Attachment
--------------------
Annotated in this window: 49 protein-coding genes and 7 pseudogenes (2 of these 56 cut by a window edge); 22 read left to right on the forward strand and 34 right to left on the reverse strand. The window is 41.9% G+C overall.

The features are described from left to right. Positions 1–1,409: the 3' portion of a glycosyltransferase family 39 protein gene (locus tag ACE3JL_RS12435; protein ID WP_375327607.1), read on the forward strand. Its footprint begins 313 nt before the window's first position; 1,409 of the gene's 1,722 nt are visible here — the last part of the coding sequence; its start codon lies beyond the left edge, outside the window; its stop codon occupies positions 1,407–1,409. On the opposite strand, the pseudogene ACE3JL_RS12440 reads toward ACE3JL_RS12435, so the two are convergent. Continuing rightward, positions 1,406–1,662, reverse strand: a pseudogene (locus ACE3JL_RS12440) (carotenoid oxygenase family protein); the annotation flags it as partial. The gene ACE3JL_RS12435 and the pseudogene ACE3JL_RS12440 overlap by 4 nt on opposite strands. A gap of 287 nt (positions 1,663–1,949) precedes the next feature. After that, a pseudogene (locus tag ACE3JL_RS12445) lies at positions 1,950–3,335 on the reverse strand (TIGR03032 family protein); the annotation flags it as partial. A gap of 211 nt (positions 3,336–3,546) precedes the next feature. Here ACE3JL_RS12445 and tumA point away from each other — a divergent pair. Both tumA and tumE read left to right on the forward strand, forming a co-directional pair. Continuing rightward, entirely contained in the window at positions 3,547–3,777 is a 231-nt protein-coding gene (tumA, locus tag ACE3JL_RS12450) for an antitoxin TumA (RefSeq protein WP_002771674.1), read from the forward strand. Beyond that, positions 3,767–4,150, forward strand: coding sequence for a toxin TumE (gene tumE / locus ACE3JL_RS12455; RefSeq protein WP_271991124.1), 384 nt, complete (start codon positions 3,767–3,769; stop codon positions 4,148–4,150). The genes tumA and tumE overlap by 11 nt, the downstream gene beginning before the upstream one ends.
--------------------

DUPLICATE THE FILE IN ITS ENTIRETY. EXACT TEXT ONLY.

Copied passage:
Annotated in this window: 49 protein-coding genes and 7 pseudogenes (2 of these 56 cut by a window edge); 22 read left to right on the forward strand and 34 right to left on the reverse strand. The window is 41.9% G+C overall.

The features are described from left to right. Positions 1–1,409: the 3' portion of a glycosyltransferase family 39 protein gene (locus tag ACE3JL_RS12435; protein ID WP_375327607.1), read on the forward strand. Its footprint begins 313 nt before the window's first position; 1,409 of the gene's 1,722 nt are visible here — the last part of the coding sequence; its start codon lies beyond the left edge, outside the window; its stop codon occupies positions 1,407–1,409. On the opposite strand, the pseudogene ACE3JL_RS12440 reads toward ACE3JL_RS12435, so the two are convergent. Continuing rightward, positions 1,406–1,662, reverse strand: a pseudogene (locus ACE3JL_RS12440) (carotenoid oxygenase family protein); the annotation flags it as partial. The gene ACE3JL_RS12435 and the pseudogene ACE3JL_RS12440 overlap by 4 nt on opposite strands. A gap of 287 nt (positions 1,663–1,949) precedes the next feature. After that, a pseudogene (locus tag ACE3JL_RS12445) lies at positions 1,950–3,335 on the reverse strand (TIGR03032 family protein); the annotation flags it as partial. A gap of 211 nt (positions 3,336–3,546) precedes the next feature. Here ACE3JL_RS12445 and tumA point away from each other — a divergent pair. Both tumA and tumE read left to right on the forward strand, forming a co-directional pair. Continuing rightward, entirely contained in the window at positions 3,547–3,777 is a 231-nt protein-coding gene (tumA, locus tag ACE3JL_RS12450) for an antitoxin TumA (RefSeq protein WP_002771674.1), read from the forward strand. Beyond that, positions 3,767–4,150, forward strand: coding sequence for a toxin TumE (gene tumE / locus ACE3JL_RS12455; RefSeq protein WP_271991124.1), 384 nt, complete (start codon positions 3,767–3,769; stop codon positions 4,148–4,150). The genes tumA and tumE overlap by 11 nt, the downstream gene beginning before the upstream one ends.